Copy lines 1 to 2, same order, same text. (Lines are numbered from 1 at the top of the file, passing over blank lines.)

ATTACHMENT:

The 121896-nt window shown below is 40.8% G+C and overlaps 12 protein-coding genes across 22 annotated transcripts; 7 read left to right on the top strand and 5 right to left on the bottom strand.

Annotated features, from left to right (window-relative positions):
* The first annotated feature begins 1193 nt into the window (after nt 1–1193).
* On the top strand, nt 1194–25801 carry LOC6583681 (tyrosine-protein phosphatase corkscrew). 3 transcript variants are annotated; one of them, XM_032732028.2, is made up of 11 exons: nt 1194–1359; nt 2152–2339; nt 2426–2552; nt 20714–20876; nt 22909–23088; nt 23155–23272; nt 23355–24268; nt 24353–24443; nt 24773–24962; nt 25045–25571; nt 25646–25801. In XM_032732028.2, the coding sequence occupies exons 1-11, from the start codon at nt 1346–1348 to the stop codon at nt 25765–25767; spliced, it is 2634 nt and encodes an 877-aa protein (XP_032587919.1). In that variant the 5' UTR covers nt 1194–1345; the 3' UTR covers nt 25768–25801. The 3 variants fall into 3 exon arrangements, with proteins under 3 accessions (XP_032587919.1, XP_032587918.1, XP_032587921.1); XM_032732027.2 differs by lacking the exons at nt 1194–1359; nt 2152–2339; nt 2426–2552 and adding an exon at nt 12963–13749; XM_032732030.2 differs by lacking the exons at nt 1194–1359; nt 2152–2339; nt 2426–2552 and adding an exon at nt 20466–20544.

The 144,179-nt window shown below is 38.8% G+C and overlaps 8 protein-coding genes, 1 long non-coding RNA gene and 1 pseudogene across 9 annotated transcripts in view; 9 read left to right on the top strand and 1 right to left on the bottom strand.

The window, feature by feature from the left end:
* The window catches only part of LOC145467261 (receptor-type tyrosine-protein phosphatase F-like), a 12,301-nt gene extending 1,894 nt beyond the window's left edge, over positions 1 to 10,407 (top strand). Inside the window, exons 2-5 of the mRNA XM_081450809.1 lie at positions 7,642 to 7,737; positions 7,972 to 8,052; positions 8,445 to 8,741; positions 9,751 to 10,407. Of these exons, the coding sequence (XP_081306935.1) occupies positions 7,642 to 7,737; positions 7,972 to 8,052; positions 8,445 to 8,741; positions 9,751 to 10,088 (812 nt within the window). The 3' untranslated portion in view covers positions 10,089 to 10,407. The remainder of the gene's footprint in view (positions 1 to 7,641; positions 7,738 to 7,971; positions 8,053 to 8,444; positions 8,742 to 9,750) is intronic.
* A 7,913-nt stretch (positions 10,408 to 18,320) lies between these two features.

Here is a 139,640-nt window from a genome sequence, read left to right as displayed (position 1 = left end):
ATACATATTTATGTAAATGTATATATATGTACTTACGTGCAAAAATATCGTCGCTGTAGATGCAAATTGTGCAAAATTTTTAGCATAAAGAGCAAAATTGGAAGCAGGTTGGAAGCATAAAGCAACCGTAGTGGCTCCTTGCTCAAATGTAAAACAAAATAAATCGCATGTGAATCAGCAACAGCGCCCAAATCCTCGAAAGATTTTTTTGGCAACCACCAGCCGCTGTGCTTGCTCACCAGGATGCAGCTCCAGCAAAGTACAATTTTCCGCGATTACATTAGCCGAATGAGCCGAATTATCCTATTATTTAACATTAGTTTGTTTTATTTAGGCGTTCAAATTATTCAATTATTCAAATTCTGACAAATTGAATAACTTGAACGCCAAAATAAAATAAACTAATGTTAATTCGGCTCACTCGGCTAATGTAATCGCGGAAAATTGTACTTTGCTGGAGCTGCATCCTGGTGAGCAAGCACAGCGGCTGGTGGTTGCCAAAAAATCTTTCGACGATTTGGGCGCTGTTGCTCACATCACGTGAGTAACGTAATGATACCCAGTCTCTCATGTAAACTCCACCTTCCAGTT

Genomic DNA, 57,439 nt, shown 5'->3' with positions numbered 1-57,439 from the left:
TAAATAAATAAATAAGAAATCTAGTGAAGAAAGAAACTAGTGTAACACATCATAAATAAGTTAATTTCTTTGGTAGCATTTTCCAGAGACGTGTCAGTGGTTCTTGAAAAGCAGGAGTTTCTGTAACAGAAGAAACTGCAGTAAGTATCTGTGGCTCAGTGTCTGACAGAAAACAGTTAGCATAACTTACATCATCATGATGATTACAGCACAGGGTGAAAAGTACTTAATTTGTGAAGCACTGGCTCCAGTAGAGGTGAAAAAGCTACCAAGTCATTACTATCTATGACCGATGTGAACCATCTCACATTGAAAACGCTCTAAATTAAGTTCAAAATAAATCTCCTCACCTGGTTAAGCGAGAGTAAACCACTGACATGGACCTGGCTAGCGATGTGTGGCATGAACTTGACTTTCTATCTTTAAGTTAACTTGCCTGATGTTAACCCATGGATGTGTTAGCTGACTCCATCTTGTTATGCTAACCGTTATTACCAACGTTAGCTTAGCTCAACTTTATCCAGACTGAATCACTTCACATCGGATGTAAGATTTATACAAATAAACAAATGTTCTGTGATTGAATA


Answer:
The 121896-nt window shown below is 40.8% G+C and overlaps 12 protein-coding genes across 22 annotated transcripts; 7 read left to right on the top strand and 5 right to left on the bottom strand.

Annotated features, from left to right (window-relative positions):